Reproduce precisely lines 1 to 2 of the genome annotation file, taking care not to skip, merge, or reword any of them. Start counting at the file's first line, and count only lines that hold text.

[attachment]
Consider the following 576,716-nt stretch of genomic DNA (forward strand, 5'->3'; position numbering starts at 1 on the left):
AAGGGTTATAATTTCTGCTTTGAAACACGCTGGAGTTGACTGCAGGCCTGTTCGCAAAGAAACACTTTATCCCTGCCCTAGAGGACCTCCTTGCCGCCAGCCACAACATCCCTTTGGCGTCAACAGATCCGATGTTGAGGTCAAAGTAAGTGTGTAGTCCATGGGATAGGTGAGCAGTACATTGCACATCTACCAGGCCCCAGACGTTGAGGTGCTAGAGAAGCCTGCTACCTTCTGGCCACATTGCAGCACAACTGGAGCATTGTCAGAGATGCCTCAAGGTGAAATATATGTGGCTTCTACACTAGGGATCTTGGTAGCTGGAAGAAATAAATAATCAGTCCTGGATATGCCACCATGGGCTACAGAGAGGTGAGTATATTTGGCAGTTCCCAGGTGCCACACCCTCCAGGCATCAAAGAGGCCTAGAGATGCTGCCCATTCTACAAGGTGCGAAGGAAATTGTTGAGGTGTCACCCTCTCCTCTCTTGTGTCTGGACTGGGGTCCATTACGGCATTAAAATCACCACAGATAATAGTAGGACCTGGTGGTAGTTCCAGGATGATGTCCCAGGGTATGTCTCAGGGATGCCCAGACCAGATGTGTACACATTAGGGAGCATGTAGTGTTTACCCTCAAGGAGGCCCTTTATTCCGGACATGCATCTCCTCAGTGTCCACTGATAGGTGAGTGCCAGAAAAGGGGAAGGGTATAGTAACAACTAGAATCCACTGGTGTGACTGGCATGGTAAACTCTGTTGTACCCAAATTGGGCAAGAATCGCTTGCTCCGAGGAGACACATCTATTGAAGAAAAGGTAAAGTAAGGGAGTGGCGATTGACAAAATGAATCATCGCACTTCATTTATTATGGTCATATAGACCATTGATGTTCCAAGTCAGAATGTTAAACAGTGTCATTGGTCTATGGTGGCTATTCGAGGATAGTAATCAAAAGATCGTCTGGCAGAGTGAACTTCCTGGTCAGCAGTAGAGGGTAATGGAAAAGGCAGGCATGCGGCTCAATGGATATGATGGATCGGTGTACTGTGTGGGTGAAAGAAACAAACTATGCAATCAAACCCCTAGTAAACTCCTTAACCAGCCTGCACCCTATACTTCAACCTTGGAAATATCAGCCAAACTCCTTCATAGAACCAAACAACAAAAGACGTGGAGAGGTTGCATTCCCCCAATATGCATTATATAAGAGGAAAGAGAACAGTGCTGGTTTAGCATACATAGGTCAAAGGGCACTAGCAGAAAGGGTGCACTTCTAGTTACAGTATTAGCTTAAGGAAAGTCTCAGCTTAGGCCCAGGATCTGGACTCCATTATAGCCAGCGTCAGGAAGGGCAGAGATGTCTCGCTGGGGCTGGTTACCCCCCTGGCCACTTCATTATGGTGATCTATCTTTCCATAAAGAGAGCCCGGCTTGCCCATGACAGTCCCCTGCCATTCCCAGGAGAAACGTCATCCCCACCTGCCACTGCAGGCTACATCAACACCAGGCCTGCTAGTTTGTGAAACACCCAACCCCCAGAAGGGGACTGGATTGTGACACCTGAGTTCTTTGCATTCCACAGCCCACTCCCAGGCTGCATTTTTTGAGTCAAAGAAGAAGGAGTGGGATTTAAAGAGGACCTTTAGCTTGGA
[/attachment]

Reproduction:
Consider the following 576,716-nt stretch of genomic DNA (forward strand, 5'->3'; position numbering starts at 1 on the left):
AAGGGTTATAATTTCTGCTTTGAAACACGCTGGAGTTGACTGCAGGCCTGTTCGCAAAGAAACACTTTATCCCTGCCCTAGAGGACCTCCTTGCCGCCAGCCACAACATCCCTTTGGCGTCAACAGATCCGATGTTGAGGTCAAAGTAAGTGTGTAGTCCATGGGATAGGTGAGCAGTACATTGCACATCTACCAGGCCCCAGACGTTGAGGTGCTAGAGAAGCCTGCTACCTTCTGGCCACATTGCAGCACAACTGGAGCATTGTCAGAGATGCCTCAAGGTGAAATATATGTGGCTTCTACACTAGGGATCTTGGTAGCTGGAAGAAATAAATAATCAGTCCTGGATATGCCACCATGGGCTACAGAGAGGTGAGTATATTTGGCAGTTCCCAGGTGCCACACCCTCCAGGCATCAAAGAGGCCTAGAGATGCTGCCCATTCTACAAGGTGCGAAGGAAATTGTTGAGGTGTCACCCTCTCCTCTCTTGTGTCTGGACTGGGGTCCATTACGGCATTAAAATCACCACAGATAATAGTAGGACCTGGTGGTAGTTCCAGGATGATGTCCCAGGGTATGTCTCAGGGATGCCCAGACCAGATGTGTACACATTAGGGAGCATGTAGTGTTTACCCTCAAGGAGGCCCTTTATTCCGGACATGCATCTCCTCAGTGTCCACTGATAGGTGAGTGCCAGAAAAGGGGAAGGGTATAGTAACAACTAGAATCCACTGGTGTGACTGGCATGGTAAACTCTGTTGTACCCAAATTGGGCAAGAATCGCTTGCTCCGAGGAGACACATCTATTGAAGAAAAGGTAAAGTAAGGGAGTGGCGATTGACAAAATGAATCATCGCACTTCATTTATTATGGTCATATAGACCATTGATGTTCCAAGTCAGAATGTTAAACAGTGTCATTGGTCTATGGTGGCTATTCGAGGATAGTAATCAAAAGATCGTCTGGCAGAGTGAACTTCCTGGTCAGCAGTAGAGGGTAATGGAAAAGGCAGGCATGCGGCTCAATGGATATGATGGATCGGTGTACTGTGTGGGTGAAAGAAACAAACTATGCAATCAAACCCCTAGTAAACTCCTTAACCAGCCTGCACCCTATACTTCAACCTTGGAAATATCAGCCAAACTCCTTCATAGAACCAAACAACAAAAGACGTGGAGAGGTTGCATTCCCCCAATATGCATTATATAAGAGGAAAGAGAACAGTGCTGGTTTAGCATACATAGGTCAAAGGGCACTAGCAGAAAGGGTGCACTTCTAGTTACAGTATTAGCTTAAGGAAAGTCTCAGCTTAGGCCCAGGATCTGGACTCCATTATAGCCAGCGTCAGGAAGGGCAGAGATGTCTCGCTGGGGCTGGTTACCCCCCTGGCCACTTCATTATGGTGATCTATCTTTCCATAAAGAGAGCCCGGCTTGCCCATGACAGTCCCCTGCCATTCCCAGGAGAAACGTCATCCCCACCTGCCACTGCAGGCTACATCAACACCAGGCCTGCTAGTTTGTGAAACACCCAACCCCCAGAAGGGGACTGGATTGTGACACCTGAGTTCTTTGCATTCCACAGCCCACTCCCAGGCTGCATTTTTTGAGTCAAAGAAGAAGGAGTGGGATTTAAAGAGGACCTTTAGCTTGGA